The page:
Pseudomonas aeruginosa, a pathogen of particular concern to man because of its ubiquitous nature and resistance to antibacterial agents, is being associated more and more with water pollution. The fact that waters containing Ps. Aeruginosa are unsatisfactory for swimming and human consumption is already recognised in Germany and Hungary. This pathogen has been found to be more resistant to chlorination than coliforms.

The coliform concept is not realistic in its present membrane filtration definition because it does not represent any homogenous group but consists of at least two essentially different main groups.

It is generally accepted that bacteriological measurements of recreational water supply must be based on the detection of faecal contamination by all warm-blooded animals. However, there is an increasing awareness that the majority of infections acquired through water contact sports are upper respiratory tract and skin oriented rather than gastro· intestinal. As there is no known organism which is so man-specific that it could be used to indicate all potential health risks, one obvious solution is to use two or more indicator organism systems. There is an increasing amount of evidence that faecal coliform bacteria are one of the most important indicators of potential public hazard due to faecal pollution. Many studies have shown that faecal streptococci, which rarely if ever multiply in natural waters, should also be used as indicators of faecal pollution. Thus by using faecal coliforms and faecal streptococci as indicators, it is possible to establish the potential health hazards of a specific water body and sources of the pollutant.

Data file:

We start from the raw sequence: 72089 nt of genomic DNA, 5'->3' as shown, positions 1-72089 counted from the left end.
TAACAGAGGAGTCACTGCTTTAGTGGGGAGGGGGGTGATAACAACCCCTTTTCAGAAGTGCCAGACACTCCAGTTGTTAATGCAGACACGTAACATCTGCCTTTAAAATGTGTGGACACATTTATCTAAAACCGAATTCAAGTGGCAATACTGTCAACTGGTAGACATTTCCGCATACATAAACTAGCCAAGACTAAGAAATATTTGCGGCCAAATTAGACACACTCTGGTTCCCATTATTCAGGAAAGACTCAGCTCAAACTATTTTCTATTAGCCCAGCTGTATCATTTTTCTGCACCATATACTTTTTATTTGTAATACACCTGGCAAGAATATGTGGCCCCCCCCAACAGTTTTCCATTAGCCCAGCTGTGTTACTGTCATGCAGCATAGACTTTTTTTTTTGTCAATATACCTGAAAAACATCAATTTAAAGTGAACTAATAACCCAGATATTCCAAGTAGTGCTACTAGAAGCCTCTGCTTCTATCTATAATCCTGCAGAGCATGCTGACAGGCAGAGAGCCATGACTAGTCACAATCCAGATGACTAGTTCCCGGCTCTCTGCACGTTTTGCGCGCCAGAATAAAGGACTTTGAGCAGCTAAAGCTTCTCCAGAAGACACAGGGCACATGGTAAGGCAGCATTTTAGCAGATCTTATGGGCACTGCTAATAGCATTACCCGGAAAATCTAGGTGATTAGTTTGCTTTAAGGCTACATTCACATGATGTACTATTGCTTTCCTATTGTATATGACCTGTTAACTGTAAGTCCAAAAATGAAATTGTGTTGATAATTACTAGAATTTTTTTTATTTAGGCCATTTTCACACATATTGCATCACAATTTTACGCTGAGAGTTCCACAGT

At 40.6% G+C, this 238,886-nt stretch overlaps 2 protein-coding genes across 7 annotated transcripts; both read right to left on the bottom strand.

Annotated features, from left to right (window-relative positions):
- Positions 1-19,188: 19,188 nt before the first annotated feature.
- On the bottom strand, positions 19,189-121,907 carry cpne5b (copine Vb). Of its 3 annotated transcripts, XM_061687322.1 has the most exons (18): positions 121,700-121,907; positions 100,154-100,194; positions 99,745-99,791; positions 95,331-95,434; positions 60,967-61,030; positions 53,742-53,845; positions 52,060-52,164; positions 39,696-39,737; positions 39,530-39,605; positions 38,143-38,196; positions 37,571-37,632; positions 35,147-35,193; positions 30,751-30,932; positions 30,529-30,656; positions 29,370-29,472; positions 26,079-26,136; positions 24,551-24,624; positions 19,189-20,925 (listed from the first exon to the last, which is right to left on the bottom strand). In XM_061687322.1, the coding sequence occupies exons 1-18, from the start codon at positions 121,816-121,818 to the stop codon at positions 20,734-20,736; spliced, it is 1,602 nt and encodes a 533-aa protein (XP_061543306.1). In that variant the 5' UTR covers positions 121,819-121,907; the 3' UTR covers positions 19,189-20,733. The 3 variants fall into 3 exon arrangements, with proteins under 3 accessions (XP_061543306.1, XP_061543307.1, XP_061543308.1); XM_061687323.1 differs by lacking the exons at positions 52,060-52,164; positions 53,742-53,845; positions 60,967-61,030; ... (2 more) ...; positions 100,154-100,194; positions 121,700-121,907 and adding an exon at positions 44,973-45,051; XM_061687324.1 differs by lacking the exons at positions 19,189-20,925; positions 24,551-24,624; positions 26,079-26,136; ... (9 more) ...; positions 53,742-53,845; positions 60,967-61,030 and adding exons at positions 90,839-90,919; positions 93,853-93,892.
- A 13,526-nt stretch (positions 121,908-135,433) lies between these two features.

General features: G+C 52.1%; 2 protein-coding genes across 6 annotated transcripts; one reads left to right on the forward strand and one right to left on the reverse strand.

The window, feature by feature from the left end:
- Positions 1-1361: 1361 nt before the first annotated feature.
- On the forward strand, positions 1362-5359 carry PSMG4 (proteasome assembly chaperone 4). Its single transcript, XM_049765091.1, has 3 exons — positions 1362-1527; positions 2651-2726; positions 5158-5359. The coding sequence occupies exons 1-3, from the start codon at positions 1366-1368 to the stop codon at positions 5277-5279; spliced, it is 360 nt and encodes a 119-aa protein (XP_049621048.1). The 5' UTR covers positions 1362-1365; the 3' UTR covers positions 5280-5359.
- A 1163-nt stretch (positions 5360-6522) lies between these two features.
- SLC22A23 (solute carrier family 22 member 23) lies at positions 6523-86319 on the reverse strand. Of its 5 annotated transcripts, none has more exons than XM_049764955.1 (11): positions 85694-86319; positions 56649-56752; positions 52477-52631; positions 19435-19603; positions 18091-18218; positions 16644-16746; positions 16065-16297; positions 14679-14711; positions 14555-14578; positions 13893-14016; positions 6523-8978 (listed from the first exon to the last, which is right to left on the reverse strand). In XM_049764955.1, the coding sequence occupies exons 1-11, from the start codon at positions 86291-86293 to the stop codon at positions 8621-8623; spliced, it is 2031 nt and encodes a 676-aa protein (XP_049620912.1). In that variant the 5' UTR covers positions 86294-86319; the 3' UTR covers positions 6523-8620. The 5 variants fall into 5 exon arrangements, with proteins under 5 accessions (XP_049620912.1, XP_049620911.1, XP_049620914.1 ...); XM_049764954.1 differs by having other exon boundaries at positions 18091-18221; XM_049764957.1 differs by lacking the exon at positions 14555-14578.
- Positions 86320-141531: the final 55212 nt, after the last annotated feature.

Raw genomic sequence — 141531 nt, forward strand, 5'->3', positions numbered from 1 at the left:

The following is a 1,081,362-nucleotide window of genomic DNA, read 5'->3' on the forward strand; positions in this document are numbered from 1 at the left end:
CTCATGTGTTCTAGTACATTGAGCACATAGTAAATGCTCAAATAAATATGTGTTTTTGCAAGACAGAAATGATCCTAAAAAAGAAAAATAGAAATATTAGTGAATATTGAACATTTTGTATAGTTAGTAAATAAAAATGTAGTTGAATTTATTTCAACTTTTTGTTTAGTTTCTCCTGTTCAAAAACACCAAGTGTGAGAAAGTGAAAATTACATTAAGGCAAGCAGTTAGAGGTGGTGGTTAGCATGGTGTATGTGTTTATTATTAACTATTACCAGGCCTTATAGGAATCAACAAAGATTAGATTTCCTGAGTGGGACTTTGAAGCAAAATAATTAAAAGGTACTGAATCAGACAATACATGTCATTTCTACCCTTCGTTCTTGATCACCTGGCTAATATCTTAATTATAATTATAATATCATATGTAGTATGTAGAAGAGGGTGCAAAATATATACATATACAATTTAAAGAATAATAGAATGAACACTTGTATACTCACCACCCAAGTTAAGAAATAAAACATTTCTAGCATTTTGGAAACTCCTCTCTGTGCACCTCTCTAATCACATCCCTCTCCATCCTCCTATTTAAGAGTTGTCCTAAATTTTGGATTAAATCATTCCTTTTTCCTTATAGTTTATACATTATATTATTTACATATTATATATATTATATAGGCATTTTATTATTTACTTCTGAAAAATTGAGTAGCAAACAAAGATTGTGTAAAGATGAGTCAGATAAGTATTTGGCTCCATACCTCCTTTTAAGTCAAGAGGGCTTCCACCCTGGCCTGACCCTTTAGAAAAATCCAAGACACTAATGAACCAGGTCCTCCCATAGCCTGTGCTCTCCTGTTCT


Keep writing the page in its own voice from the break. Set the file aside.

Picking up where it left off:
The role of Pseudomonas aeruginosa as an indicator of water quality is slowly gaining favour, especially as an indicator of potential upper respiratory tract infections. This indicator organism may provide an estimate of fresh direct pollution and the potential of acquiring, eye, ear, nose and throat infections, which represent more than 60 per cent of the infections related to water contact sports.


Geldreich et et., The Bacteriological Aspects of Stormwater Pollution: Journal Water Pollution Control Federation; pps.1861·1872. Vol 40. 1968.

Freedman, Ben., Sanitarian Handbook, Peerless. New Orleans, 1977 ed.

Scarpino. Pasquale: Bacterial and Viral Analysis of Water and Waste Water: In water and Water Pollution Handbook, edited by Leonard Ciaccio: Marvel Dekker Inc., New York 1971.

Veiz, Clarence, Applied Stream Sanitation Wiley Interscience 1970.